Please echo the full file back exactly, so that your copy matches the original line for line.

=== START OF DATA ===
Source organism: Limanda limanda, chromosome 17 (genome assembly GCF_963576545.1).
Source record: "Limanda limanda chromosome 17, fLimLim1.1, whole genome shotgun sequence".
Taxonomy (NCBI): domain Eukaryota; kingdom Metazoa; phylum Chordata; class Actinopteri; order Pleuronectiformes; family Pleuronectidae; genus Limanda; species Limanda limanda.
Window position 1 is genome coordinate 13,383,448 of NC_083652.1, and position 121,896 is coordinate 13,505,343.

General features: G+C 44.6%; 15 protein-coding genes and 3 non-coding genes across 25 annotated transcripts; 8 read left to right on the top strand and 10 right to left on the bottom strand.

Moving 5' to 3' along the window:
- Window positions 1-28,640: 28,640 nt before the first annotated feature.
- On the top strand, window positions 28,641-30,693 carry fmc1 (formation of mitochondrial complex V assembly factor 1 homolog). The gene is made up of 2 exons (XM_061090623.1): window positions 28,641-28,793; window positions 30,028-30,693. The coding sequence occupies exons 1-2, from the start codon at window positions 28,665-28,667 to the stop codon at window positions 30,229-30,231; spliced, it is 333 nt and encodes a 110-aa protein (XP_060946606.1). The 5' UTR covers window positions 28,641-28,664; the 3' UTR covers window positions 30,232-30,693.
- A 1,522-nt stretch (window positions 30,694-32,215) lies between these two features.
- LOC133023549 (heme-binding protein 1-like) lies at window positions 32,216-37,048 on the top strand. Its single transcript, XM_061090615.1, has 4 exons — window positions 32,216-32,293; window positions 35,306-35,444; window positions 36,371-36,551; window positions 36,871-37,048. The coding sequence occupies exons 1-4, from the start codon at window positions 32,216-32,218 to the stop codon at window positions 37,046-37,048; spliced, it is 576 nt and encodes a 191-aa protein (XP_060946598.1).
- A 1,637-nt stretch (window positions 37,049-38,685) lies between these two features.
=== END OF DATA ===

Source organism: Limanda limanda, chromosome 17 (genome assembly GCF_963576545.1).
Source record: "Limanda limanda chromosome 17, fLimLim1.1, whole genome shotgun sequence".
Taxonomy (NCBI): domain Eukaryota; kingdom Metazoa; phylum Chordata; class Actinopteri; order Pleuronectiformes; family Pleuronectidae; genus Limanda; species Limanda limanda.
Window position 1 is genome coordinate 13,383,448 of NC_083652.1, and position 121,896 is coordinate 13,505,343.

General features: G+C 44.6%; 15 protein-coding genes and 3 non-coding genes across 25 annotated transcripts; 8 read left to right on the top strand and 10 right to left on the bottom strand.

Moving 5' to 3' along the window:
- Window positions 1-28,640: 28,640 nt before the first annotated feature.
- On the top strand, window positions 28,641-30,693 carry fmc1 (formation of mitochondrial complex V assembly factor 1 homolog). The gene is made up of 2 exons (XM_061090623.1): window positions 28,641-28,793; window positions 30,028-30,693. The coding sequence occupies exons 1-2, from the start codon at window positions 28,665-28,667 to the stop codon at window positions 30,229-30,231; spliced, it is 333 nt and encodes a 110-aa protein (XP_060946606.1). The 5' UTR covers window positions 28,641-28,664; the 3' UTR covers window positions 30,232-30,693.
- A 1,522-nt stretch (window positions 30,694-32,215) lies between these two features.
- LOC133023549 (heme-binding protein 1-like) lies at window positions 32,216-37,048 on the top strand. Its single transcript, XM_061090615.1, has 4 exons — window positions 32,216-32,293; window positions 35,306-35,444; window positions 36,371-36,551; window positions 36,871-37,048. The coding sequence occupies exons 1-4, from the start codon at window positions 32,216-32,218 to the stop codon at window positions 37,046-37,048; spliced, it is 576 nt and encodes a 191-aa protein (XP_060946598.1).
- A 1,637-nt stretch (window positions 37,049-38,685) lies between these two features.